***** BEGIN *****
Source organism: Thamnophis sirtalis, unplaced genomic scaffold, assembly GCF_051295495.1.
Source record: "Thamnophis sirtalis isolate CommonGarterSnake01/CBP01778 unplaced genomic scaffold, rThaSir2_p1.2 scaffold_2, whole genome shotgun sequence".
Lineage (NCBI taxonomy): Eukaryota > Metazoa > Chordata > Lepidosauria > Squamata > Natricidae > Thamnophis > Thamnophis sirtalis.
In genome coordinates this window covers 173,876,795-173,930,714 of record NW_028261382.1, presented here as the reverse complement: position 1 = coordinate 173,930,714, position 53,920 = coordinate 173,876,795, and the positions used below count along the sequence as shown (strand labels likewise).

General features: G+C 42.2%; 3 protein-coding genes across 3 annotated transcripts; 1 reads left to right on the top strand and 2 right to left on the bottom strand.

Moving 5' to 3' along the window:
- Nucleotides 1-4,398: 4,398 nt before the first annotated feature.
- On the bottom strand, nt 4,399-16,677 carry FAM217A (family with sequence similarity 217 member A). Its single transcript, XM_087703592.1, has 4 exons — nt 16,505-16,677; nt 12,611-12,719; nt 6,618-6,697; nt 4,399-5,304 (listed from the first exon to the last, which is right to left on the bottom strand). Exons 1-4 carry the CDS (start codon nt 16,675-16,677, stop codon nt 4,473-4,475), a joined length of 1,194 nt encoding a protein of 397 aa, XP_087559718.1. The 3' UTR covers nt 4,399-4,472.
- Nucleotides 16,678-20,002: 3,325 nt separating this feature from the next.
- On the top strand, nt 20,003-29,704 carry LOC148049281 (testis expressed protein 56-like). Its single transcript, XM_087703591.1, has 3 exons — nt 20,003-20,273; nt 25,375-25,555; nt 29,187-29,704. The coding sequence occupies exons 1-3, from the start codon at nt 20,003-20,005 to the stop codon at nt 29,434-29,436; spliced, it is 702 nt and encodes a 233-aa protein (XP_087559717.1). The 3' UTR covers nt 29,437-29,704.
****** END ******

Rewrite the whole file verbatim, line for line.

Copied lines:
Source organism: Thamnophis sirtalis, unplaced genomic scaffold, assembly GCF_051295495.1.
Source record: "Thamnophis sirtalis isolate CommonGarterSnake01/CBP01778 unplaced genomic scaffold, rThaSir2_p1.2 scaffold_2, whole genome shotgun sequence".
Lineage (NCBI taxonomy): Eukaryota > Metazoa > Chordata > Lepidosauria > Squamata > Natricidae > Thamnophis > Thamnophis sirtalis.
In genome coordinates this window covers 173,876,795-173,930,714 of record NW_028261382.1, presented here as the reverse complement: position 1 = coordinate 173,930,714, position 53,920 = coordinate 173,876,795, and the positions used below count along the sequence as shown (strand labels likewise).

General features: G+C 42.2%; 3 protein-coding genes across 3 annotated transcripts; 1 reads left to right on the top strand and 2 right to left on the bottom strand.

Moving 5' to 3' along the window:
- Nucleotides 1-4,398: 4,398 nt before the first annotated feature.
- On the bottom strand, nt 4,399-16,677 carry FAM217A (family with sequence similarity 217 member A). Its single transcript, XM_087703592.1, has 4 exons — nt 16,505-16,677; nt 12,611-12,719; nt 6,618-6,697; nt 4,399-5,304 (listed from the first exon to the last, which is right to left on the bottom strand). Exons 1-4 carry the CDS (start codon nt 16,675-16,677, stop codon nt 4,473-4,475), a joined length of 1,194 nt encoding a protein of 397 aa, XP_087559718.1. The 3' UTR covers nt 4,399-4,472.
- Nucleotides 16,678-20,002: 3,325 nt separating this feature from the next.
- On the top strand, nt 20,003-29,704 carry LOC148049281 (testis expressed protein 56-like). Its single transcript, XM_087703591.1, has 3 exons — nt 20,003-20,273; nt 25,375-25,555; nt 29,187-29,704. The coding sequence occupies exons 1-3, from the start codon at nt 20,003-20,005 to the stop codon at nt 29,434-29,436; spliced, it is 702 nt and encodes a 233-aa protein (XP_087559717.1). The 3' UTR covers nt 29,437-29,704.